liable for intentionally encouraging direct infringement
if the actor knowingly takes steps that are substantially certain
to result in such direct infringement.

What this is saying is if Google did something specific to encourage people who used its web site to download, Google could be pretty sure that people would violate copyright as a result of their showing the images, then they might be liable .  (For example, suppose the Google web site read "Please download this material and store it on your computer!!" or "Free Porn Images!" then that might be something specific google could do that would result in a ruling of indirect infringement.)

Now, I'll skip a bunch of examples the court discusses (Napster etc.)  Getting back to what Google did.
Quote
Here, the district court held that even assuming Google had
actual knowledge of infringing material available on its system,
Google did not materially contribute to infringing conduct
because it did not undertake any substantial promotional
or advertising efforts to encourage visits to infringing websites,
nor provide a significant revenue stream to the infringing
websites. Perfect 10, 416 F. Supp. 2d at 854-56.
This
analysis is erroneous
. There is no dispute that Google substantially
assists websites to distribute their infringing copies to a ...

Note: the "This analysis is erroneous" looks bad for google so far....
Quote
worldwide market and assists a worldwide audience of users
to access infringing materials. We cannot discount the effect
of such a service on copyright owners, even though Google’s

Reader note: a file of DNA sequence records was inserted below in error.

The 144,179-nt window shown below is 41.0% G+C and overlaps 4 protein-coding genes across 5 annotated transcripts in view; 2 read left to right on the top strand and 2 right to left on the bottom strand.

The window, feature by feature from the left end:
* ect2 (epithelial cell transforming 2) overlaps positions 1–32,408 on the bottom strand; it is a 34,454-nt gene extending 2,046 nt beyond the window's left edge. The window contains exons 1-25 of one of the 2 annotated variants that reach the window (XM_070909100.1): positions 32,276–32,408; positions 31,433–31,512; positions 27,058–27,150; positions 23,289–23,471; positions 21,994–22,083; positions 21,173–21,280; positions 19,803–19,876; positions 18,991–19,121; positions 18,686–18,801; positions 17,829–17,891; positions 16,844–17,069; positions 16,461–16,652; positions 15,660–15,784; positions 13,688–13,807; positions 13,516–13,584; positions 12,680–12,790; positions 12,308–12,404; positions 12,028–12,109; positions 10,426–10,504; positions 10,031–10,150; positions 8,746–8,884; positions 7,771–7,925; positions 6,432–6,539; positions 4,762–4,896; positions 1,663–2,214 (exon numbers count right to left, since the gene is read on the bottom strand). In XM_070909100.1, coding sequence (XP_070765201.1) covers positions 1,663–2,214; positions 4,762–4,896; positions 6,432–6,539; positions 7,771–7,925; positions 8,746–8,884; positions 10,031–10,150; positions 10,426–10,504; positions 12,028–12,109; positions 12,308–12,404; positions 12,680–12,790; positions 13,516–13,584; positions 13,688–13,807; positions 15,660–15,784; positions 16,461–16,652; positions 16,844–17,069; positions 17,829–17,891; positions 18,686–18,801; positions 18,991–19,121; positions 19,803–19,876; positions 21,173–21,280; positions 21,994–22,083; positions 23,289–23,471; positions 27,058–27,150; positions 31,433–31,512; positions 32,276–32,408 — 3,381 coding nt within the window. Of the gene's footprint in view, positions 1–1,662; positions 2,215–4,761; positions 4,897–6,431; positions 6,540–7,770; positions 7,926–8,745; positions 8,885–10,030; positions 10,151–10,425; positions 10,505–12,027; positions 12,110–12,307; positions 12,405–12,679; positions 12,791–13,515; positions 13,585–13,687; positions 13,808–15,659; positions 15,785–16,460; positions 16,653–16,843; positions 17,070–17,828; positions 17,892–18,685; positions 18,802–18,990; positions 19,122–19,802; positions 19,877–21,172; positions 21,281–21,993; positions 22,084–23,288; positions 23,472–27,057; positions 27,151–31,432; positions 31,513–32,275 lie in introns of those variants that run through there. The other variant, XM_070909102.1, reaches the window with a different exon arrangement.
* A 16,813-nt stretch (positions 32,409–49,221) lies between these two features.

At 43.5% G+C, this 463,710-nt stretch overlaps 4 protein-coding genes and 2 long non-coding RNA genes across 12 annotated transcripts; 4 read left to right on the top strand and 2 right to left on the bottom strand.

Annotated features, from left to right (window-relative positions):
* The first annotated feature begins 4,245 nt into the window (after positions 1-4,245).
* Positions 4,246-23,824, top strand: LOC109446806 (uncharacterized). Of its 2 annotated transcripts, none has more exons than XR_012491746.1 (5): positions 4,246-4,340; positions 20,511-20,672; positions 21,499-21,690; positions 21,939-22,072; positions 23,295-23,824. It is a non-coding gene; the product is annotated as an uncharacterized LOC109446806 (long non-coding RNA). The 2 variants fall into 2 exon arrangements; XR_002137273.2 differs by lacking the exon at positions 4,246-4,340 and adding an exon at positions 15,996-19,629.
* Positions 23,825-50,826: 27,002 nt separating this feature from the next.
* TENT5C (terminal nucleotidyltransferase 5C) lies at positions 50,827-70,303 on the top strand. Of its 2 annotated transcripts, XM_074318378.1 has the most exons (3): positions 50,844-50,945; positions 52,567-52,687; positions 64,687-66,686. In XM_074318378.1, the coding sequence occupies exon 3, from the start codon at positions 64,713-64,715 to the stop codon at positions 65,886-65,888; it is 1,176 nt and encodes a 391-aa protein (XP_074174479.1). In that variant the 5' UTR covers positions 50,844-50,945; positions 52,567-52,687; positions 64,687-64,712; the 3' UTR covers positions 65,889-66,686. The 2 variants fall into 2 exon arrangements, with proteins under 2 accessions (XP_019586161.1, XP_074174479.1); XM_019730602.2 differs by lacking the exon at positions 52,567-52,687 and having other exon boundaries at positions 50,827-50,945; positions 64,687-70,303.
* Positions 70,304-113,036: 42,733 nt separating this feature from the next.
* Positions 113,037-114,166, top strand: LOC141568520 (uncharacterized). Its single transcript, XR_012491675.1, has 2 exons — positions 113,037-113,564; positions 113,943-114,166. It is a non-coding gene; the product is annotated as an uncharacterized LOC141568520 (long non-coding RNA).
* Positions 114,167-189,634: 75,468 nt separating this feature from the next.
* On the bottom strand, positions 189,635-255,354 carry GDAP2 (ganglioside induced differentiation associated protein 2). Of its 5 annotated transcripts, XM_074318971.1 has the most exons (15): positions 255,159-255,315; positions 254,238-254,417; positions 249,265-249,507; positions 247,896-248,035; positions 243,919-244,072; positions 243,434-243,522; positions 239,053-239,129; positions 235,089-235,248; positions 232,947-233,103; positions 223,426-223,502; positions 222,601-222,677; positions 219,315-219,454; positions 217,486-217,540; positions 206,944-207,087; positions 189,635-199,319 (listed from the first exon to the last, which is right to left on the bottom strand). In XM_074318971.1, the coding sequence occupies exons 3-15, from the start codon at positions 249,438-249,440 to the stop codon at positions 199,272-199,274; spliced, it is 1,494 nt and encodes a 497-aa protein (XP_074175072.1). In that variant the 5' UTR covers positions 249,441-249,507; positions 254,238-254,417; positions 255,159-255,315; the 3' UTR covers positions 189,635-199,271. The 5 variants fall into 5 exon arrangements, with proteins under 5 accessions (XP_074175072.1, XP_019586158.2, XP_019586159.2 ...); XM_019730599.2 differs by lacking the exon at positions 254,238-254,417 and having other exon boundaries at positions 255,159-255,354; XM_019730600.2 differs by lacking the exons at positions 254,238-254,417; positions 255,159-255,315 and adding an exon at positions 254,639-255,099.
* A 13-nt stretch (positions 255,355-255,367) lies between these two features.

assistance is available to all websites, not just infringing ones.
Applying our test, Google could be held contributorily liable
if it had knowledge that infringing Perfect 10 images were
available using its search engine, could take simple measures
to prevent further damage to Perfect 10’s copyrighted works,
and failed to take such steps.

So: Google could be held liable for visitors finding Perfect 10 images through the hyperlinks and downloading the hyperlinked images if
1) Google knew visitors did this (which I suspect google strongly suspects  they do.)
2)  It was in Googles power to prevent these visitors from making copies and
3) Google did not take these steps.


2&3 become important questions: Are there easy ways for Google to prevent anyone from copying images and if yes, did Google undertake these steps? What's the circuit court say about this:

Quote
[23] The district court did not resolve the factual disputes
over the adequacy of Perfect 10’s notices to Google and
Google’s responses to these notices. Moreover, there are factual